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Planning your wedding can be an etiquette minefield – almost any decision that you make has the potential to upset someone. In order to reduce your stress and anxiety, we found 3 questions that almost every couple asks themselves when planning their wedding.

Etiquette is one of those polarising subjects because everyone has their own opinion on what is and what is not ‘proper conduct’.

For example, some people will think that asking for a monetary gift (cash) for a wedding gift is incomprehensibly rude while others will see it as a very normal thing (by the way, I’ve covered the topic of how to ask for money for wedding gift in another blog post).

In this blog post, I’m going to provide solutions to the following 5 wedding etiquette dilemmas:

  1. Who pays for what in a wedding?
  2. Do we have to invite plus ones to our wedding?
  3. How to tell guests that their children aren’t invited to your wedding?

Get your pitchfork and tinfoil hats ready as we dive deep in this one.

1. Who Pays For What In A Wedding?

To understand why this is even a question, we need to first appreciate the context.

Remember that not too long ago, marriages were vehicles for trade. That is, a bride price was paid by the groom to the bride’s family at the time of marriage or a dowry is a transfer of the bride’s parental assets to the groom’s family. Marrying for love is a relatively new concept.

Traditionally, the bride, the bride’s family, the groom, the groom’s family, and even the poor bridesmaids and groomsmen were responsible for paying for something.

But tradition usually stems from outdated, sexist and patriarchal ideology.

Look, can I be honest here?

If you’re having a wedding, you should be footing the bill.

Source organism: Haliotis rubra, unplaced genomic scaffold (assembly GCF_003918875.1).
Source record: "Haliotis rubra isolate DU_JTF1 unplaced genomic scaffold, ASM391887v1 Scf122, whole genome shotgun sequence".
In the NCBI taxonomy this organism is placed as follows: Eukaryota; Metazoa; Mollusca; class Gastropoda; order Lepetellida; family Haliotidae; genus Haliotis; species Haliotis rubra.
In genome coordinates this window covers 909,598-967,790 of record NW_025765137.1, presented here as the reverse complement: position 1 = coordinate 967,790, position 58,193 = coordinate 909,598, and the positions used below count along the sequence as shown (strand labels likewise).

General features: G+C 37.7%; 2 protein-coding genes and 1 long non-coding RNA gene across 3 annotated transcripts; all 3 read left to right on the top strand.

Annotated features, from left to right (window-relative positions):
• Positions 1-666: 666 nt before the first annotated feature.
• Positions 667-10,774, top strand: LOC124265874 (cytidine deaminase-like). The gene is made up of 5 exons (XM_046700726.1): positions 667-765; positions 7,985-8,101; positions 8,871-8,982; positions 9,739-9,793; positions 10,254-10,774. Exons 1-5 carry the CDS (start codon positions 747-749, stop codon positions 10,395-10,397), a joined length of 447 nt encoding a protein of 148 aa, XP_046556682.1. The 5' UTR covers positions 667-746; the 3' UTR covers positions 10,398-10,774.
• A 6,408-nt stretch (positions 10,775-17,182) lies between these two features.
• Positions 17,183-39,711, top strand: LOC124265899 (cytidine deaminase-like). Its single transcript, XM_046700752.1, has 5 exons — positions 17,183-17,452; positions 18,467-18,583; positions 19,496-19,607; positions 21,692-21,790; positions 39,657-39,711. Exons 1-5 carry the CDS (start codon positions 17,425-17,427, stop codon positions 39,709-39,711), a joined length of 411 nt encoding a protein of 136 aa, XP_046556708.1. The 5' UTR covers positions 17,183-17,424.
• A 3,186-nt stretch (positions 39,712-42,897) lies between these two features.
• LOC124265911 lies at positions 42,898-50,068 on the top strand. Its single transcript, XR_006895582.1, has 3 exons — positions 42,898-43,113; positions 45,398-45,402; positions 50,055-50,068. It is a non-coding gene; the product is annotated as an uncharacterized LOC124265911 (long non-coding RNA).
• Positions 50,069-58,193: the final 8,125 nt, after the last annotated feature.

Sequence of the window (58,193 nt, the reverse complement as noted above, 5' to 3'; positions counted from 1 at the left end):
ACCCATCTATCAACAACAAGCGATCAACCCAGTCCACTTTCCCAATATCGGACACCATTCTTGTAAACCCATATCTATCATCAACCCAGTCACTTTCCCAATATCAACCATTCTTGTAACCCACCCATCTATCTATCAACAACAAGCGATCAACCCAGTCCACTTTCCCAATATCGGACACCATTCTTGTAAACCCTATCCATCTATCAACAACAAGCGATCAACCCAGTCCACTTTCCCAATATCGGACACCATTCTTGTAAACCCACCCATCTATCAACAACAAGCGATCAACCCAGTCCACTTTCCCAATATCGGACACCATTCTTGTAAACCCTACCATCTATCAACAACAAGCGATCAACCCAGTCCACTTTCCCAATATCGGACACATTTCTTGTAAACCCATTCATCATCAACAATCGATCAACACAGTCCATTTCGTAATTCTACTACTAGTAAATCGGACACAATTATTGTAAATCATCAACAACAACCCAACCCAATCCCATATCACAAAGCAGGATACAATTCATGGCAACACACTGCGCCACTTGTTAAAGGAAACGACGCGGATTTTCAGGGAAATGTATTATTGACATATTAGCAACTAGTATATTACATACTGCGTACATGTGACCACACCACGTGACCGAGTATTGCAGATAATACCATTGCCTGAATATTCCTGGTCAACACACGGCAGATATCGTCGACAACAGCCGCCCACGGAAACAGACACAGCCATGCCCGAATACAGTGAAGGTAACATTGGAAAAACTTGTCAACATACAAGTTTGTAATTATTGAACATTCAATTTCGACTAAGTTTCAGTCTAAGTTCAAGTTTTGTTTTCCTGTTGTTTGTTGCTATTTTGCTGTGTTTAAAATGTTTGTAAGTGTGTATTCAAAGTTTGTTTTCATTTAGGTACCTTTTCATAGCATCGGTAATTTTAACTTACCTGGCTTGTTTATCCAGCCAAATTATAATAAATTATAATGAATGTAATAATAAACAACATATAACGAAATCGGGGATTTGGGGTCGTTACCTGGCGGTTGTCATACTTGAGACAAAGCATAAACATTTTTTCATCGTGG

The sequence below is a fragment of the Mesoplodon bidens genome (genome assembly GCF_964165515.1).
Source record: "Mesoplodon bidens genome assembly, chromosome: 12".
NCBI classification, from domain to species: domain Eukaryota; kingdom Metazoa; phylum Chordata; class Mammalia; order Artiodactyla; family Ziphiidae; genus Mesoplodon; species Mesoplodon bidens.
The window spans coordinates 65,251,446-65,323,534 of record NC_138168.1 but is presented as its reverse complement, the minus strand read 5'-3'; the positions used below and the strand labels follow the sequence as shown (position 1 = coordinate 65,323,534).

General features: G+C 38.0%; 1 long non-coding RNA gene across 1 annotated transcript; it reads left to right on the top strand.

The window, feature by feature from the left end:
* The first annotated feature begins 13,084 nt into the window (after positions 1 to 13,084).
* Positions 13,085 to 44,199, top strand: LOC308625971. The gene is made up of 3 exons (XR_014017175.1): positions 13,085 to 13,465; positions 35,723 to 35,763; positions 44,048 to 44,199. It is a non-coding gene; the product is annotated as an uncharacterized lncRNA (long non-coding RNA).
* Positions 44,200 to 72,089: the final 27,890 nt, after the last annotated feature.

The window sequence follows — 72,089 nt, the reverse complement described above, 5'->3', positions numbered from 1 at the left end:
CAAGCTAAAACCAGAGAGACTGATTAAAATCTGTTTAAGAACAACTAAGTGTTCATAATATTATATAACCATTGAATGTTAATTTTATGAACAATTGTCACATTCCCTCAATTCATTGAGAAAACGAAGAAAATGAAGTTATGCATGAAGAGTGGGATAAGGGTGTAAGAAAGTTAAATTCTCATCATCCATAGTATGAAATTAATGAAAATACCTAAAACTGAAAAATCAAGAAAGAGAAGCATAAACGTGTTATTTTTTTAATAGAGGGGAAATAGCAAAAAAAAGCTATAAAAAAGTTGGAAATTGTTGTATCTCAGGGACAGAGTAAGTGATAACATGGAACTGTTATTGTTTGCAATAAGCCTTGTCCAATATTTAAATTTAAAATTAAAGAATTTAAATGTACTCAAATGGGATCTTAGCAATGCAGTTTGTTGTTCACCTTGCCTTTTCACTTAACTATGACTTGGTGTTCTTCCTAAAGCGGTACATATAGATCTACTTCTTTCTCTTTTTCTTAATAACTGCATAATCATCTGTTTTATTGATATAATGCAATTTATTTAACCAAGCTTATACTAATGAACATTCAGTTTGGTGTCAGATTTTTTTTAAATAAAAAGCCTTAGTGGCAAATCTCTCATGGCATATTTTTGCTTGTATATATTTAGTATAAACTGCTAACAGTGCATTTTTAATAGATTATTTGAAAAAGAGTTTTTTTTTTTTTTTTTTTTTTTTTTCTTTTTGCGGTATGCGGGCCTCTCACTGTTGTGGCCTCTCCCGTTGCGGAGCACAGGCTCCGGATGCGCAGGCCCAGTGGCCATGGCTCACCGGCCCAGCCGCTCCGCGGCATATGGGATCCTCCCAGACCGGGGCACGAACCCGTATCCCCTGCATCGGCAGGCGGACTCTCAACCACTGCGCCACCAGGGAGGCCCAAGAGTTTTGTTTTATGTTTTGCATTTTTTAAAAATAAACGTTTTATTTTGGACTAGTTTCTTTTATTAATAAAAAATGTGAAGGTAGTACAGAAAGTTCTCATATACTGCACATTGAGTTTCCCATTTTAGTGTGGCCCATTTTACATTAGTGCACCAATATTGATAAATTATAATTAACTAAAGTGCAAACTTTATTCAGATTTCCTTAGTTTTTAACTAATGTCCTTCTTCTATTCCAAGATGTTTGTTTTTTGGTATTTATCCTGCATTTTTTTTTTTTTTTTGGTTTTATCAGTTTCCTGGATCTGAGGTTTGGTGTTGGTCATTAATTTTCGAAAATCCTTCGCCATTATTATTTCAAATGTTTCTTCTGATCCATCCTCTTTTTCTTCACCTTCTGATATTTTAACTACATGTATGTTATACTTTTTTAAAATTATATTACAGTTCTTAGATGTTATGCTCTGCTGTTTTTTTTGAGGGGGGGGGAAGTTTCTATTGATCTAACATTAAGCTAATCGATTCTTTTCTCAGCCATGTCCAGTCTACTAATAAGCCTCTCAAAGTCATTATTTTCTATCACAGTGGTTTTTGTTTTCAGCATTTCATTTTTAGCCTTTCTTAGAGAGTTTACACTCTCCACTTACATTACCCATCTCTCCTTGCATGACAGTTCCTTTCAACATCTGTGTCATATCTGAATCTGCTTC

If you’re choosing the venue(s), the vendors, and all the things that go with your wedding day, it is only fair that you save up for it and pay for it yourself.

Sure, parents can help out if they want to but nobody is forcing you have have a wedding – you can go to the Registry and be legally married for a few bucks.

2. Do We Have To Invite Plus Ones To Our Wedding?

No, you don’t have to do anything but chances are, if you deliberately exclude plus ones on your wedding invite, you may end up pissing off a lot of your friends and colleagues.

I can think of two reasons why you wouldn’t want to invite plus ones to your wedding – the first being a financial reason. That is, the bigger the head count, the greater your reception bill is going to get (especially when reception venues charge on average $120 per head).

The second reason why you may want to cap guest umber is because your wedding reception cannot accommodate a large guest size and it makes sense to begin culling with people you don’t directly know (e.g., spouses of work colleagues).

They’re both valid reasons and you’ll have to weigh up the pros and cons of welcoming plus ones to your wedding.

It is your wedding.

You get to choose who can attend and who cannot.

But there is a reason why inviting plus ones are a good idea.

Nobody likes to be seated at a table with people they don’t really know. By having their partner/spouse beside them, they won’t feel as alone and awkward. And these are your friends yeah? You want them to have a good time at your wedding right?

My advice to you? Pick your battles. This is one worth compromising on so expand your wedding budget to cater for the extra head count.

3. How To Tell Guests That Their Children Are Not Invited To The Wedding?

Ah, this is another tough situation you may find yourself in as you plan how to word your wedding invites.

Children are adorable but they can also be a handful.

How do you tell your friends that their children are not invited to the wedding?

You can be be direct by saying any of the following on the invitation or RSVP card – no children, strictly no children please, adults only, adult only affair, adult wedding and reception. This strategy is effective but some sensitive guests may find it rude.

You can try to be subtle by addressing the wedding invite to only the adults but you run the risk of miscommunication. Some people may not know the difference between receiving an invite that says “Mr & Mrs Smith” versus “The Smith Family”.

You could try to sugar coat it with something like this, “In order to allow all guests, including parents, an evening of relaxation we have chosen for our wedding day to be an adult only occasion, We hope this advance notice means you are still able to share our big day and will enjoy having the evening off.”

Either way, you have every right to tell guests that their children are not invited to your wedding.

Just choose your words wisely.

I’d probably choose the wordier sugar coating variant.

You may also enjoy reading:

I want to ask for money gifts only but don’t know how to word it

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